Recent Alum, Bridgett King, is Assistant Professor at Auburn University and an Elections Expert
Bridgett A. King, Kent State University, Ph.D. 2012
After completing my Ph.D. in the Political Science Department at Kent State University, I accepted a position at the Brennan Center for Justice at NYU school of Law as a Voting Rights Researcher. There, I worked on projects that allowed me to continue conducting research on political participation and voter enfranchisement. One of the projects I worked on, “Election Day Long Lines: Resource Allocation,” was published after I left, and received extensive press from several large media outlets including The Washington Post and Mother Jones.
In the Fall of 2014, I began my current position as an assistant professor at Auburn University. Auburn University, located in Auburn, Alabama, was established in 1856 as the first land grant institution in the state of Alabama. Auburn enrolls over 27,000 students who earn undergraduate, graduate and professional degrees across the University’s 13 schools and colleges.
As a member of the political science faculty I teach undergraduate courses in American Government, I am a core member of the Master of Public Administration faculty, and I work with the Election Center as an instructor for the Election Center Certification in Election/Registration Administration (CERA) program.
As a faculty member at a “high research activity” university (according to the Carnegie ranking system), research is a priority. I am very excited about my forthcoming book, “Why don’t Americans vote? Causes and Consequences,” which will be published next summer. Among other projects related to provisional ballots, election website content, and government trust, I am also currently working on a manuscript with Emily Beaulieu at the University of Kentucky that investigates the neighborhood effects of felony disenfranchisement on political engagement and participation.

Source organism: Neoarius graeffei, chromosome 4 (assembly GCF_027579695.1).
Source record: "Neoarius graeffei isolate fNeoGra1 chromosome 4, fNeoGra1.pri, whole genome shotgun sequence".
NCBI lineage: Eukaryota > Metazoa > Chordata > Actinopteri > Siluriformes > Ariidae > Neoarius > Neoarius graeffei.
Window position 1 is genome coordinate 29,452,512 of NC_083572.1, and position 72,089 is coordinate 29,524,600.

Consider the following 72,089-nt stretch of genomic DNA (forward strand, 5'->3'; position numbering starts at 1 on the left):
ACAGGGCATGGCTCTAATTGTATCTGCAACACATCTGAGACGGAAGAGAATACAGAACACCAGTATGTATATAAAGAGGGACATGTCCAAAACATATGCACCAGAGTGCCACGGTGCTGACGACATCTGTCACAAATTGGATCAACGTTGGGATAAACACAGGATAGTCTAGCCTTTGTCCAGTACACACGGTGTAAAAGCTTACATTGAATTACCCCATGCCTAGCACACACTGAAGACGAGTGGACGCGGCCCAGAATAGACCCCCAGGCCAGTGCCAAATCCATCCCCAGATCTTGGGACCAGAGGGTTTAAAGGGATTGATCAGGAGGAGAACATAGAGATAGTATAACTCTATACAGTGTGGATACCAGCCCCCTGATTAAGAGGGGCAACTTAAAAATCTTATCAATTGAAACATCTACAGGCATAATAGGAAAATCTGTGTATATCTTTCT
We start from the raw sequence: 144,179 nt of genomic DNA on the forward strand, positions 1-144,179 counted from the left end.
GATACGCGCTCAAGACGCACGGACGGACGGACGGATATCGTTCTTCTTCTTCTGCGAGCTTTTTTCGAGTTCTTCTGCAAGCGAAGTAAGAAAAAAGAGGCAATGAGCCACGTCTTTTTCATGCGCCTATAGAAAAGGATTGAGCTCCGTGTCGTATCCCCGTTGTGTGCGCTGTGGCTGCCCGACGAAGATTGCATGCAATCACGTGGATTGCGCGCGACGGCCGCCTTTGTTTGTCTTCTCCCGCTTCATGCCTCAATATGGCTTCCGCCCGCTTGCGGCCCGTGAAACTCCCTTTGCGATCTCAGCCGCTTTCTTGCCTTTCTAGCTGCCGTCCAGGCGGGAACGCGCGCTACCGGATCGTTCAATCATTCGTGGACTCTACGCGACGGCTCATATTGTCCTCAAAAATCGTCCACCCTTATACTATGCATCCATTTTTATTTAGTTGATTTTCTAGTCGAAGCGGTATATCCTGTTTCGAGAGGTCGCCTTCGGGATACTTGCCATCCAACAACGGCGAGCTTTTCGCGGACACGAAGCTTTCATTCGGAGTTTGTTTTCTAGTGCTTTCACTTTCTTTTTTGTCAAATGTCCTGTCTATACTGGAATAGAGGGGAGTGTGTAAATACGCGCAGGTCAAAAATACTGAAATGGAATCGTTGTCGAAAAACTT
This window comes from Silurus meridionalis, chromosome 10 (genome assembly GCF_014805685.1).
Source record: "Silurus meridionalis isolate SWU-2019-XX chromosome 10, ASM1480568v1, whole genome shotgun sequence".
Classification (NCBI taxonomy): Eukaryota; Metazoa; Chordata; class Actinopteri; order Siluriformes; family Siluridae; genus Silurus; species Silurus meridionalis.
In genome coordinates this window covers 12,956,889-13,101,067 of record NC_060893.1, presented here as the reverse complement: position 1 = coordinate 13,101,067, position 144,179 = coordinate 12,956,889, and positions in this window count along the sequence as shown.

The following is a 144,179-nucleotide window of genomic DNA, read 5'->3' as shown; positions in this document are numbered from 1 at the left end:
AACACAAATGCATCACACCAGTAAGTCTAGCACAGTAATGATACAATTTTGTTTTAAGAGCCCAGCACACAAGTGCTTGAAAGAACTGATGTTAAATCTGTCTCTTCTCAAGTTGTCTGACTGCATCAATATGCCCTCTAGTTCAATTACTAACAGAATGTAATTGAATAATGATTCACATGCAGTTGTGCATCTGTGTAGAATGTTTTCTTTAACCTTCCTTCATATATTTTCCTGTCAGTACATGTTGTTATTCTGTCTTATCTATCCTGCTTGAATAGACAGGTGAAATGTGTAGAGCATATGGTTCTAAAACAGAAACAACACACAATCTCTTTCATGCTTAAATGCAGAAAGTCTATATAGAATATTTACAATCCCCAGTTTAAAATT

As a doctoral student, the political science doctoral program at Kent State University not only provided me with solid research methodology and public policy foundations, but also prepared me to think and work independently. While matriculating through the PhD program, I always found the faculty to have a deep commitment to graduate student success, not only in the classroom, but also within the discipline and profession. For me, this resulted in co-authored publications, conference presentations, and networking opportunities. These opportunities coupled with the quality graduate education that I received from the faculty in the political science department are what have prepared me for this amazing career.